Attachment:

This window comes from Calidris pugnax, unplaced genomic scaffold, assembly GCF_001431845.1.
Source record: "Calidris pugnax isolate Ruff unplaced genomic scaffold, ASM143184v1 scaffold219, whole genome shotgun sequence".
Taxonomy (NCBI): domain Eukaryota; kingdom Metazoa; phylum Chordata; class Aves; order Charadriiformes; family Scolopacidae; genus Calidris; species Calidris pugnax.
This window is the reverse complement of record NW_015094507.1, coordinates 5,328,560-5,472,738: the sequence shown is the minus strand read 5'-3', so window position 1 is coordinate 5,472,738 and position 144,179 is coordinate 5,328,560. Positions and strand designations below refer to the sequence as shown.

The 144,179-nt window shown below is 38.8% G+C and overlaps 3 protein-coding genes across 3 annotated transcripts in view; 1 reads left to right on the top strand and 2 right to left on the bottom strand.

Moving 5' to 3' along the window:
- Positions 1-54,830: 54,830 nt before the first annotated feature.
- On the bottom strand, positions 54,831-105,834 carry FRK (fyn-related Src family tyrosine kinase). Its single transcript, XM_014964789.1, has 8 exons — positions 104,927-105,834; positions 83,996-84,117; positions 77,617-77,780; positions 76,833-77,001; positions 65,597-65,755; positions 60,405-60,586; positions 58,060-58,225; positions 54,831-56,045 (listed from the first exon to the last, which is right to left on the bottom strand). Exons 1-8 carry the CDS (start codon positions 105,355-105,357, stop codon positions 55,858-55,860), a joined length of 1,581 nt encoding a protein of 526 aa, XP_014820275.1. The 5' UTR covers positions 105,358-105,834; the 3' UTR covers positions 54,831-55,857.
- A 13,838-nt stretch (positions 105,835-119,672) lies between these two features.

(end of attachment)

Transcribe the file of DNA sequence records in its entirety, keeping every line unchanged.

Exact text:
This window comes from Calidris pugnax, unplaced genomic scaffold, assembly GCF_001431845.1.
Source record: "Calidris pugnax isolate Ruff unplaced genomic scaffold, ASM143184v1 scaffold219, whole genome shotgun sequence".
Taxonomy (NCBI): domain Eukaryota; kingdom Metazoa; phylum Chordata; class Aves; order Charadriiformes; family Scolopacidae; genus Calidris; species Calidris pugnax.
This window is the reverse complement of record NW_015094507.1, coordinates 5,328,560-5,472,738: the sequence shown is the minus strand read 5'-3', so window position 1 is coordinate 5,472,738 and position 144,179 is coordinate 5,328,560. Positions and strand designations below refer to the sequence as shown.

The 144,179-nt window shown below is 38.8% G+C and overlaps 3 protein-coding genes across 3 annotated transcripts in view; 1 reads left to right on the top strand and 2 right to left on the bottom strand.

Moving 5' to 3' along the window:
- Positions 1-54,830: 54,830 nt before the first annotated feature.
- On the bottom strand, positions 54,831-105,834 carry FRK (fyn-related Src family tyrosine kinase). Its single transcript, XM_014964789.1, has 8 exons — positions 104,927-105,834; positions 83,996-84,117; positions 77,617-77,780; positions 76,833-77,001; positions 65,597-65,755; positions 60,405-60,586; positions 58,060-58,225; positions 54,831-56,045 (listed from the first exon to the last, which is right to left on the bottom strand). Exons 1-8 carry the CDS (start codon positions 105,355-105,357, stop codon positions 55,858-55,860), a joined length of 1,581 nt encoding a protein of 526 aa, XP_014820275.1. The 5' UTR covers positions 105,358-105,834; the 3' UTR covers positions 54,831-55,857.
- A 13,838-nt stretch (positions 105,835-119,672) lies between these two features.